- It is evident that the former first lady had strategic influence over her late husband. This is proved by the number of government appointments that were made of her direct relatives. Even when these relatives erred, the late president could not act to have them removed or punished in any way. Toward the end of his life, the late president began to disregard his own family and appoint most of her family into strategic positions. This family tree has openly supported the candidature of Magande and the former first lady has endorsed Magande as the late presidents preferred successor. Banda is known not to have supported these family appointments and as such many in the first lady’s family tree feel threatened by his successful election into the office of the president.
- It is also clear that the MMD are desperate to stay in office and as such they are looking for the easiest candidate to support. The party seems to be primarily concerned with winning the by-election free and fairly more than they are concerned with picking a candidate that can deliver as per the MMD manifesto on economic development. This situation can put a person into office who may not be good for the economy but is very good for the party and political arena. The upside of this situation is that both candidates have an economic back ground and are both university graduates who appreciate the importance of economic stability and development.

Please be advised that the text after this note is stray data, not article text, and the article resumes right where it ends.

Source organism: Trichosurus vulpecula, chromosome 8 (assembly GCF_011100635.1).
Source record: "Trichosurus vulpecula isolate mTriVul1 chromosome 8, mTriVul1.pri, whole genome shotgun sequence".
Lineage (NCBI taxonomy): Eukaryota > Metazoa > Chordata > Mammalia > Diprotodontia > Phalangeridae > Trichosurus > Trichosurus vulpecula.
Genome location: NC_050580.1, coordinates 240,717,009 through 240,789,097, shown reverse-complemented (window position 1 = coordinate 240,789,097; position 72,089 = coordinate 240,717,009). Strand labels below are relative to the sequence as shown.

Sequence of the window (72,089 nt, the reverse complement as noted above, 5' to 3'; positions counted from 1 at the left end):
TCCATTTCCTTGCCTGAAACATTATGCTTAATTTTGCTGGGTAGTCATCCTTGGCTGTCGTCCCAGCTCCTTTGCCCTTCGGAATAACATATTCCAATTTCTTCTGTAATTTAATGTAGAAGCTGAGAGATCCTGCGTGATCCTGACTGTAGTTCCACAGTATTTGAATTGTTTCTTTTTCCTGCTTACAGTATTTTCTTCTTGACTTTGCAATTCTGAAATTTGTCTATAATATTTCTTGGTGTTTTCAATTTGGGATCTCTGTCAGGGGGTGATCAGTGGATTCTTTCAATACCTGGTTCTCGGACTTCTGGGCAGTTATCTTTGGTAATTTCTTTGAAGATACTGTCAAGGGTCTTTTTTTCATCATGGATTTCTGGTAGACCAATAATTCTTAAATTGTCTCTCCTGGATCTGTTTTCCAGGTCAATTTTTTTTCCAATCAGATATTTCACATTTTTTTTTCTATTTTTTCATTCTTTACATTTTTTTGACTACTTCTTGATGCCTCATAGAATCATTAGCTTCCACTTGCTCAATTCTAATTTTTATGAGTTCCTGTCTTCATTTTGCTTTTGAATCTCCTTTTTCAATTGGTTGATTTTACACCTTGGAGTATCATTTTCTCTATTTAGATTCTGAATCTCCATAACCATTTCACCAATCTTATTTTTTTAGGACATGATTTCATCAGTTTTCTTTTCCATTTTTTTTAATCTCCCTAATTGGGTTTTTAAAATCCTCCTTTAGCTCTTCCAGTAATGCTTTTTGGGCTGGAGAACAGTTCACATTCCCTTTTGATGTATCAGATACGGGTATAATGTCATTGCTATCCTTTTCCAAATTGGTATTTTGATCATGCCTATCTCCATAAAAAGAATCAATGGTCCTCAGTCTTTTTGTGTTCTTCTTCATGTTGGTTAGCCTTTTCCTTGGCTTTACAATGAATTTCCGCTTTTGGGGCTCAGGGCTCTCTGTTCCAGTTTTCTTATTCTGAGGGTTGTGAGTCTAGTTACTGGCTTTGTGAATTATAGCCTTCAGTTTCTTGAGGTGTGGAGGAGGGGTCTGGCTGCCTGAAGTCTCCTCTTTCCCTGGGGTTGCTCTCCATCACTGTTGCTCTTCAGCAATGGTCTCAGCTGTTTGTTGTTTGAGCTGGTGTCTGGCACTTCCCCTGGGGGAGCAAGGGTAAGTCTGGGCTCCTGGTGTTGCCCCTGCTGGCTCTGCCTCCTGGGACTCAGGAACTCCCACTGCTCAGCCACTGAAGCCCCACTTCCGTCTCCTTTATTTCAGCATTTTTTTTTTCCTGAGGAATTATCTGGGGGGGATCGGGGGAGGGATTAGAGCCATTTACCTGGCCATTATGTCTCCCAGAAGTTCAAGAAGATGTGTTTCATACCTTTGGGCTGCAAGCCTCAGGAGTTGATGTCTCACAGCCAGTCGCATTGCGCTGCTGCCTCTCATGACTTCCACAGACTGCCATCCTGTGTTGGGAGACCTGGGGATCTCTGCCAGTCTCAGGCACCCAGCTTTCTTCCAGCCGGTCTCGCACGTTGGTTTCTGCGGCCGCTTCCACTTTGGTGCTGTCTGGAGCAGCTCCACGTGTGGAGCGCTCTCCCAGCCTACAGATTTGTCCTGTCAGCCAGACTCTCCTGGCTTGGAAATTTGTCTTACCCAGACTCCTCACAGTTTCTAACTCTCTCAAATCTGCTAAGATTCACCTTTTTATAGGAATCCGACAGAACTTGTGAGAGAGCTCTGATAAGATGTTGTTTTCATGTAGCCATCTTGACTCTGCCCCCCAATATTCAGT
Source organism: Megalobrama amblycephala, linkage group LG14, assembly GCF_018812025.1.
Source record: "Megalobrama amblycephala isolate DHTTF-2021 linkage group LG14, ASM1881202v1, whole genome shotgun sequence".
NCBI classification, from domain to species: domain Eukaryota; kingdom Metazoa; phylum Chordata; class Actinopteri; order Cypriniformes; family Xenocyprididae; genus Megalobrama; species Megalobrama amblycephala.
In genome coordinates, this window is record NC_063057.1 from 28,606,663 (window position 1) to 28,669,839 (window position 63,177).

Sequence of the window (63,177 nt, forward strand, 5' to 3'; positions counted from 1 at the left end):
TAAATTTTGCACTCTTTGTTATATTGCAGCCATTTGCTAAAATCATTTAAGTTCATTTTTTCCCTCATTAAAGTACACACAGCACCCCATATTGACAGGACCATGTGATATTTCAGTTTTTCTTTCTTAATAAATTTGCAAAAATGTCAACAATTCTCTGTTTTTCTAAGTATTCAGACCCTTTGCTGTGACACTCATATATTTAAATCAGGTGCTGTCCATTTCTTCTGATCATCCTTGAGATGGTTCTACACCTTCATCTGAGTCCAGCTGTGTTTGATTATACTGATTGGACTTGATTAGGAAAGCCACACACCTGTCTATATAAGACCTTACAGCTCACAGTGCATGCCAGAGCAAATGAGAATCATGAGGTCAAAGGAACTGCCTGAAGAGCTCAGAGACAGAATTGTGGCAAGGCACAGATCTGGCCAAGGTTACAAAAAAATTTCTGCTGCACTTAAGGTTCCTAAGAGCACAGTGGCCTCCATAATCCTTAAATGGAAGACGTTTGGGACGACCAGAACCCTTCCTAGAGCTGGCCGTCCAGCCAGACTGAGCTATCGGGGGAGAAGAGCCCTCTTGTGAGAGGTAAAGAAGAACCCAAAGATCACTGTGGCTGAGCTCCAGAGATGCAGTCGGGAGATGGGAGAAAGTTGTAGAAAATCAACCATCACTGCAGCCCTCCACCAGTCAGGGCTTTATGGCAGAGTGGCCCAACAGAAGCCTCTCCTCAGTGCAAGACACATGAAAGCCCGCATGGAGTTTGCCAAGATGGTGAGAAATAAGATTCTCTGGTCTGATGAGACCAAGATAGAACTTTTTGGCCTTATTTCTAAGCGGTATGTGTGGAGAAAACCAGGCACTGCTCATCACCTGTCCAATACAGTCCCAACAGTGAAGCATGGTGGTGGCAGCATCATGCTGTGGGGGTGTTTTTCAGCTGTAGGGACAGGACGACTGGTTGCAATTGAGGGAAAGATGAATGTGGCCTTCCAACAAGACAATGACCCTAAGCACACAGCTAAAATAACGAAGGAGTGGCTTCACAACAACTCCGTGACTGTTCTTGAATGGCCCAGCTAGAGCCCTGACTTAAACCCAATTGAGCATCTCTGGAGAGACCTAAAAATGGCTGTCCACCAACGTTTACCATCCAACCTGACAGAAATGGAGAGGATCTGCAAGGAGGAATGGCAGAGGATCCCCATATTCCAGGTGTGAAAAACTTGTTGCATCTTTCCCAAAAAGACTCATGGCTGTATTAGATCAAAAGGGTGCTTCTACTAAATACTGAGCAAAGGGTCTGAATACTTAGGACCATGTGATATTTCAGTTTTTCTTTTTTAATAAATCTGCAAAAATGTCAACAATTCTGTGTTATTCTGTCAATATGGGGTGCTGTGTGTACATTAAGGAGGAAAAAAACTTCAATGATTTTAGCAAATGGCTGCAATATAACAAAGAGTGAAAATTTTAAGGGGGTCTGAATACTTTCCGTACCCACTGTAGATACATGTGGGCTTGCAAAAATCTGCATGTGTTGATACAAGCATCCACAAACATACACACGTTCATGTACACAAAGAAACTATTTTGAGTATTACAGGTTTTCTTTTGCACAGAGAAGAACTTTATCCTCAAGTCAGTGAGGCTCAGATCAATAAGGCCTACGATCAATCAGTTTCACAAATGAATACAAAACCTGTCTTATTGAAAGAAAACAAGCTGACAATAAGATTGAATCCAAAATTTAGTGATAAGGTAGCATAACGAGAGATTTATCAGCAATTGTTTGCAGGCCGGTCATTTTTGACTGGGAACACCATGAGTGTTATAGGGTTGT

- With the threat of Patriotic Front that seems to have more support in urban areas through its campaign strategy which focuses on empowering party structures from the grassroots, it seems quite evident that if MMD does not empower its organs down to the grassroots, their exit will be eminent.
For the majority of us who have adopted neither a political nor an economic only approach to deciding the fate of our country, we hope that the MMD president, once elected into office, will continue where the late president left off. We hope that the economic stability that Magande and his team have achieved is maintained and further enhanced. We also hope that the MMD, if re-elected, will evolve in to a party that represents the majority and develops grassroots support systems so that everyone is heard. We hope that the MMD will regain the political strength it once had and that they will deliver to the people thus leaving no room for the opposition to take away their representation of the people of Zambia. We also hope the MMD will bring unity amongst all tribes and finally do away with tribal politics as a means to gain votes, as exhibited by the opposition. We hope the MMD will become what it was in 1990 when it stood for all and assured we were all given an equal opportunity to take part in the governing of this country we so love.
We hope MMD will be able to develop itself politically as well as develop Zambia economically so as to assure tribal divisions are eradicated and economic growth is accelerated. We hope Banda and Magande will be able to work together once the MMD NEC picks its candidate.